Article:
Parsons Street Humbuckers: pickups with real P.A.F. specs

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These pickups are true to Gibson's original 1950s P.A.F. pickup specs. Great sound at a low price!

Video Transcription

Erick Coleman: It seems like every time I open up a magazine these days, there's a new custom pickup maker selling his high priced version of the classic PAF Humbucker. PAF stands for patent applied for, the name most people use when referring to Gibson's original Humbuckers. These are the pickups that are found in the coveted late fifties Les Paul's, and they are responsible for some of the best tones on the record.

StewMac Parsons Street Humbucker Pickups

The definitive PAF tone is tough to nail down because of the variables that went into making them. A variety of different magnet types were used. Some bobbins had more turns of wire on them than others, and a few diehards even believe that the color of the bobbin in itself plays a role in the overall tone of the pickup. Here's our entry into the PAF game, the StewMac Parsons Street Humbucker.

These new pickups feature plain enamel coil wire wound unevenly onto the bobbins. We also use a wood spacer and single conductor lead wire, just like the originals. They are not wax potted like modern pickups are and the narrow spaced covers are solid nickel silver. We also give you the choice of Alnico two or Alnico five magnets. In a nutshell, Alnico two gives you a smoother tone with less pronounced highs and Alnico five gives you a brighter, clearer tone overall.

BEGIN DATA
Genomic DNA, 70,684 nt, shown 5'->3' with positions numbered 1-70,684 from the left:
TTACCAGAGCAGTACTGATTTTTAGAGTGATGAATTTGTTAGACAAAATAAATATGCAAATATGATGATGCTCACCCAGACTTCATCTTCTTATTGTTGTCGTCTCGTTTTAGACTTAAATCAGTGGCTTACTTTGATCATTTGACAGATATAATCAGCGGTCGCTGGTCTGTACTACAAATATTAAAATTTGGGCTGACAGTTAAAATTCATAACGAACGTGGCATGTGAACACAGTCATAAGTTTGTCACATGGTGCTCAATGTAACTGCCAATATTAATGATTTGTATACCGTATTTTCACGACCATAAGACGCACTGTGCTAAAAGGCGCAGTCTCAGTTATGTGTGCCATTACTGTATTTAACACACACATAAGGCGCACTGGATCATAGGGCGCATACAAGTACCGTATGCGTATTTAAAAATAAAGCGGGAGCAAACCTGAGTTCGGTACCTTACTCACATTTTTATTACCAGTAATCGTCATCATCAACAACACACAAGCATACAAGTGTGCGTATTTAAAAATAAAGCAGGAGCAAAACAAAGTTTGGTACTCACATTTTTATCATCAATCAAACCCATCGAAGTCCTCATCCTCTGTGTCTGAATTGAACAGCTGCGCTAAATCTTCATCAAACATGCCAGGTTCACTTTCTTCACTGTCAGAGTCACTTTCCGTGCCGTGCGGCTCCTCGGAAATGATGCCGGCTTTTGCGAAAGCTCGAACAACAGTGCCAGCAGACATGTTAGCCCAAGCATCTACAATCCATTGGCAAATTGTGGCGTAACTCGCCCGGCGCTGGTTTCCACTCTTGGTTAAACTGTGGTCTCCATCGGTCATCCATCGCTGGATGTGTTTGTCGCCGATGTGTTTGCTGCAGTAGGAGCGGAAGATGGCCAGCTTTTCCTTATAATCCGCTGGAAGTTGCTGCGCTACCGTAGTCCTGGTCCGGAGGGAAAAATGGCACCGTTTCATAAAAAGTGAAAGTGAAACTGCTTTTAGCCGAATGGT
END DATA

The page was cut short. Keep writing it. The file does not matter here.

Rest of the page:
Personally, I like the sound of an Alnico five in the neck and an Alnico two in the bridge, but the choice is really up to you. Before you go spending big bucks on a custom made replica, try out one of our Parson Street Humbuckers, I think you'll be glad you did.

[on-screen text reads: Parsons Street 1959 Humbuckers / Back to the Source -]



Erick Coleman

StewMac Senior Technical Advisor

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